Friday, March 16, 2007


According to the results of a sex survey of 2713 randomly selected individuals between the ages of 16-49 -- which survey of course took time away from whatever sex the respondents might have been on the verge of, thank you very much -- an unbelievable 39.7% of Japanese people between the ages of 16-49 (up 5% from 2 years ago!) have unbelievably not had sex unbelievably for over an unbelievable month. The survey was taken by the Japan Family Planning Association, which has a direct stake in the outcome.

As a member of the general public one must react to such stories largely from the perspective of one's own life history; thus it is that I stand in complete shock before such stark stats; indeed, in regard to sex I have never been so aghast in my life. Why, when I was 16-49-- on second thought, let's not get into that flagrante area (NSFW). But I have to ask a Japanese or two: if you're between the ages of 16-49 and haven't had sex for a month ("My research shows that if you don't have sex for a month, you probably won't for a year" Dr. Kunio Kitamura, Association director), what the hell are you doing (besides filling out this survey) that's more important, let alone more delightful? (An interesting side note is that this unnatural state of affairs and the resulting irritability and irrationality may go a long way, on an individual level, toward explaining Prime Minister Abe's irritable yo-yo-ing on the "comfort women" question, and the rightists' irrational refusal to even acknowledge the question.)

As to the scientific validity of this study, it must be pointed out that any 16-49 year-old who hasn't had sex in the eternity that is a celibate month is much more likely to have the time, to say nothing of the inclination, to drop whatever is the wan substitute and respond to a survey, wouldn't you say? Such folks are much more easily distracted than those who tend toward intense physical relations and are probably occupied at the moment.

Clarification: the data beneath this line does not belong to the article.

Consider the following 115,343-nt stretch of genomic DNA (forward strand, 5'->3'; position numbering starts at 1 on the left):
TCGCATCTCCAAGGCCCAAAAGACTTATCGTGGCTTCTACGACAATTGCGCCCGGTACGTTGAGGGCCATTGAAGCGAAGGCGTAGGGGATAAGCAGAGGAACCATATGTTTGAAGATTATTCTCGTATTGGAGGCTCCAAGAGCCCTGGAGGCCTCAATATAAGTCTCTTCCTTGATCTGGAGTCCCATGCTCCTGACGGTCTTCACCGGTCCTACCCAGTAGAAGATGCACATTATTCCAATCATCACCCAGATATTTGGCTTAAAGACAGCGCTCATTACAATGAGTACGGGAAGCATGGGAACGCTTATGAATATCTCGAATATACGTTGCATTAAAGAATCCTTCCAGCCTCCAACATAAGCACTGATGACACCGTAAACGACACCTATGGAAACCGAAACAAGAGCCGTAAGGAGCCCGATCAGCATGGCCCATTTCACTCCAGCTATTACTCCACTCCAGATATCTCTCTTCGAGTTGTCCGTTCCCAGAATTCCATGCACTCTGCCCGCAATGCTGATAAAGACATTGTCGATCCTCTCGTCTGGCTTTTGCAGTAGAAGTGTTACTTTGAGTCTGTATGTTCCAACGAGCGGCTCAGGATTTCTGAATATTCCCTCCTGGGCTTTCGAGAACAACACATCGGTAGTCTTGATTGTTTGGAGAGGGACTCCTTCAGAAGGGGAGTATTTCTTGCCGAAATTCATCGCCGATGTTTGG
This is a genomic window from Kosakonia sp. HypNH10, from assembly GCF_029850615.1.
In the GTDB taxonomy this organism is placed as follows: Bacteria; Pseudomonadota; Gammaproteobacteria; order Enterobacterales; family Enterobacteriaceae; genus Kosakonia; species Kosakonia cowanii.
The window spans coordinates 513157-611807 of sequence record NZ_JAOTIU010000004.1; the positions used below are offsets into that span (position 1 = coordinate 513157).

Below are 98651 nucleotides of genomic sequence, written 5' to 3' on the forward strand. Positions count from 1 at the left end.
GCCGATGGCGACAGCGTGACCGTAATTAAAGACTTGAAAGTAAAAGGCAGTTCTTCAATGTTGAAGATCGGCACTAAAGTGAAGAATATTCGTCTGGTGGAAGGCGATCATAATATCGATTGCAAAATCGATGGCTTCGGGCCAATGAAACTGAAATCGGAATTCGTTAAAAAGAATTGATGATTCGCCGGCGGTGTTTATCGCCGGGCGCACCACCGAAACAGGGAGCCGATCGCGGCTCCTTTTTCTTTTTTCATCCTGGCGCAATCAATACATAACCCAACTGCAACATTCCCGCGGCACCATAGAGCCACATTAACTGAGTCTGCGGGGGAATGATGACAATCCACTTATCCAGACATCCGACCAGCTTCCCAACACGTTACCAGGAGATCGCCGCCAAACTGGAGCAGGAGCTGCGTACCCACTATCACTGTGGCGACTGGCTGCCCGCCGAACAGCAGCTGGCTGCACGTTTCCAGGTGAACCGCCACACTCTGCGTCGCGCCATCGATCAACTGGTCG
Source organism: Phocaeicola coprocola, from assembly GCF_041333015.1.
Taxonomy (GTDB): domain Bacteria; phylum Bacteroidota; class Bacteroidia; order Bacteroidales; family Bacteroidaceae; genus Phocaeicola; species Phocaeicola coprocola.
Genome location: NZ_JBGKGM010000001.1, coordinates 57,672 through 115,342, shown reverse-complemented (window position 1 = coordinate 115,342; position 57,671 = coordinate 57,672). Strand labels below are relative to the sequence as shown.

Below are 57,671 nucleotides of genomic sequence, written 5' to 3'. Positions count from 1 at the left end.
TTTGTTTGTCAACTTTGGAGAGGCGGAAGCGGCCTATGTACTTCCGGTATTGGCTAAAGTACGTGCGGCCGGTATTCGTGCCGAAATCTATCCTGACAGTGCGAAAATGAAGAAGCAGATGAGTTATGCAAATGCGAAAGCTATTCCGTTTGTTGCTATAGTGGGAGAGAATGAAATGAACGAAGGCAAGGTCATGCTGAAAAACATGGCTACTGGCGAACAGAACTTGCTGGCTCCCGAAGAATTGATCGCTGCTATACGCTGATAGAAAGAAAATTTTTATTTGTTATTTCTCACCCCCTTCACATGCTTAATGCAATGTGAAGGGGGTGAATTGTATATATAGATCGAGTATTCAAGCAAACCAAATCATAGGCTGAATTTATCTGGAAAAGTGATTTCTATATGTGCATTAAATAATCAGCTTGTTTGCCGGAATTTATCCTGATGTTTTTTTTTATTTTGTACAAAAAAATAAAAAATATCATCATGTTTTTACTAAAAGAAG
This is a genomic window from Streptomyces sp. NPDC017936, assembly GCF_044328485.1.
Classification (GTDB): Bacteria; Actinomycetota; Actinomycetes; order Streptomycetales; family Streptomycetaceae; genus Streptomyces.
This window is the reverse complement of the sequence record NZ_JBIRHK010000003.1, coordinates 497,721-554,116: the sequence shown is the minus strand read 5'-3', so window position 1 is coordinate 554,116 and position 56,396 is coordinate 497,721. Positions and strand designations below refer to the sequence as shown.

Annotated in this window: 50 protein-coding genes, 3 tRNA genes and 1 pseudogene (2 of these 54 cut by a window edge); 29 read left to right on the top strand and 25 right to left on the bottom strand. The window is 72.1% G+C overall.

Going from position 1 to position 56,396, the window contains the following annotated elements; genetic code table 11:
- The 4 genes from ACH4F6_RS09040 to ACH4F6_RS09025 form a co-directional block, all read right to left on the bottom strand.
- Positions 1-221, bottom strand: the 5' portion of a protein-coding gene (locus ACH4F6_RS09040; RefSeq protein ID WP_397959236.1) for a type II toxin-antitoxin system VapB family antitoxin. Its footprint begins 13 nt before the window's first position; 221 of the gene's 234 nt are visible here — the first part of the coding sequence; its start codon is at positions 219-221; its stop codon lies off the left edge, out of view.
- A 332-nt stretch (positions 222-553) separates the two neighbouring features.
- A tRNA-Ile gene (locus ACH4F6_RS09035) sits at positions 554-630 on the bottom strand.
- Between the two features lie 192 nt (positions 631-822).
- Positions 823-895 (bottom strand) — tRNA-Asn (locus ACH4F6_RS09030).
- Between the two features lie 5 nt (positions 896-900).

On the other hand I must also mention that I recently saw, a few villages down the road, two classic love hotels being demolished that are not to be replaced. I take this neochasm to be even more ominous for the future of Japan than this survey, for I have never seen a love hotel demolished that was not replaced as quickly as possible with a larger, gaudier, more diversely erotic love hotel, in response to ardent demand. Those two lost love hotels, apart from locally manifesting a profound decline in national urgency, are likely to be replaced by gaudy establishments of the type where the dispassionate 40% of the populace can spend their vacant time playing pachinko.

In any case, less sex means a lowering population, which means many positive changes, from less crowded trains to more job opportunities, but as for me, I'd rather have sex than whatever less sex means.


Annette said...

"...something the government needs to look into urgently": Well, seen the latest string of gaffes, next year does not look bright, and certainly not pink.

By the way: do love hotels always come in couples?

Robert Brady said...

Not out in the country like this; their proximity was a monument to the urgent ardor that once prevailed...

Eric Pyle said...

Wasn't it Baudrillard who wrote that in America, sex was everywhere except in sex? Which I always took to mean that the culture is dripping with sexual imagery and language, but that if you actually touch someone chances are that you'll get sued.

No doubt the late lamented philosopher was exaggerating (as usual), but it may be true in Japan.

My local drugstore, in addition to the usual posters of drop-dead gorgeous women, now features a life-size cardboard cutout of a bikini-clad girl thrusting her pelvis at me. The local video store is of course half porn. The computer shops offer software for dating virtual girls. Near where I teach there's a maid-kissa where ugly men can pretend that the waitresses like them. Fancy underwear stores flourish. And on the streets hemlines are as high and jeans are as low as they can get. And yet statistics show that NOBODY'S ACTUALLY DOING IT.

Perhaps it's not so different from your earlier observation that nobody walks in the woods anymore. People really do prefer the artificial, and the simulacra...

Robert Brady said...

Well Eric, I guess folks like us are just gonna have to take up the reality slack... it's an ecstatic job, but somebody's gotta do it.